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Traditional yacht building methods

While the current technological climate delivers rapid advances in boatbuilding, sailmaking and rigging, both in terms of design and materials, is there a risk of losing the skills, accumulated knowledge and craftsmanship associated with traditional yachts?

As this progress continues to accelerate, the design goal for modern cruising and racing yachts has always been the development of lighter, stronger, more efficient hardware and increasingly robust and exotic materials have fulfilled this objective. The exciting expansion of the J Class might provide a niche for traditional, bespoke hardware, although the intensity of race course competition within the fleet, combined with the immense power of the new yachts requires modern equipment. Thus, preserving these skills is the domain of classic boat owners, Spirit of Tradition yachtsmen, tall ship syndicates and enthusiasts brave enough to take on a restoration or build a faithful replica.

Anyone fortunate enough to gaze across the decks or up through the spars of a traditional yacht moored stern-to during the Mediterranean classic regatta season cannot fail to be impressed by the amount of care that has been taken to conserve or restore these floating temples of hardwood. However, blocks shatter, masts break and bronze fittings eventually wear out and replacements need to be found.

One source of new and entirely traditional bespoke hardware is Maritime Enterprises, a small business located in a collection of boat sheds in Yarmouth on the Isle of Wight. For these craftsmen, epoxy is a dirty word and electric hand tools are considered the Devil’s playthings.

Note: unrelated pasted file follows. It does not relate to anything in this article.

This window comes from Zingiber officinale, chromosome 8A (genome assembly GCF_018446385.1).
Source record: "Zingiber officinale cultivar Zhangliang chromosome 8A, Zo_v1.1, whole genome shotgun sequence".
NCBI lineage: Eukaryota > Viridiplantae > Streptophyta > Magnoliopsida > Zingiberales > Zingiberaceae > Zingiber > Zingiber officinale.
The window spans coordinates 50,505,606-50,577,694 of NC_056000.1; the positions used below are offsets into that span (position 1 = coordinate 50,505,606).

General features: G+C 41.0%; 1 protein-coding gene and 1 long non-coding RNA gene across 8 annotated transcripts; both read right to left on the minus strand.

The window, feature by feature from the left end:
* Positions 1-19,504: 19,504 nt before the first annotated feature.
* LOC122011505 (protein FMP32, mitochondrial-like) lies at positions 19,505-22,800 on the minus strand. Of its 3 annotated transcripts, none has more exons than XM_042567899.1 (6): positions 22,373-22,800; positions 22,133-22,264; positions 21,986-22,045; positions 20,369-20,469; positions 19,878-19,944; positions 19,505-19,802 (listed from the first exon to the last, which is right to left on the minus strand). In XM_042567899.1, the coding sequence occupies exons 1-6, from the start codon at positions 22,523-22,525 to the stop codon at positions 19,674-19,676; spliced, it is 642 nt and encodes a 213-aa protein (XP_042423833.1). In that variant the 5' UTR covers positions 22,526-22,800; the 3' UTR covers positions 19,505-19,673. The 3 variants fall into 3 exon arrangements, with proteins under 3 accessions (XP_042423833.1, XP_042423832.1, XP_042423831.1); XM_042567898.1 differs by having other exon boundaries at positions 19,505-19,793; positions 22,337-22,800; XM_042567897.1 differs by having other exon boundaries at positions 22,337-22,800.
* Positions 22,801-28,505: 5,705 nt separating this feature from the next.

With 40 years in the wooden boatbuilding business Bob Snow, along with his wife and co-director Jan and three skilled craftsmen, produce spars, blocks and hardware that have gained international recognition. Their impressive recent client list includes Blue Bird, the gentleman’s motor yacht built in 1938 for Sir Malcolm Campbell before her re-launch in 2007; the 1920s masterpiece Lulworth; the William Fife-designed Altair; the Spanish royal yacht Hispania launched for King Alfonso XIII in 1909; and the Charles Nicholson-designed gaff cutter Merrymaid.

After a high entry level into cabinet making during the early 1960s, Snow’s first commission was to design and make a baby’s backed stool as a christening present for Prince Andrew. But it wasn’t long before he transferred into the marine industry working for the late Harry Spencer at Spencer Rigging in Cowes.

After time spent in Nigeria repairing wooden seismographic exploration boats frequently blown apart by dynamite, Snow settled in West Wight and began building handmade sailing boats. He also taught ocean navigation and held the position of second coxswain on one of the island’s lifeboats for 28 years. In 2003, the Snows bought Spencer’s block patterns and established Maritime Enterprises in Yarmouth.

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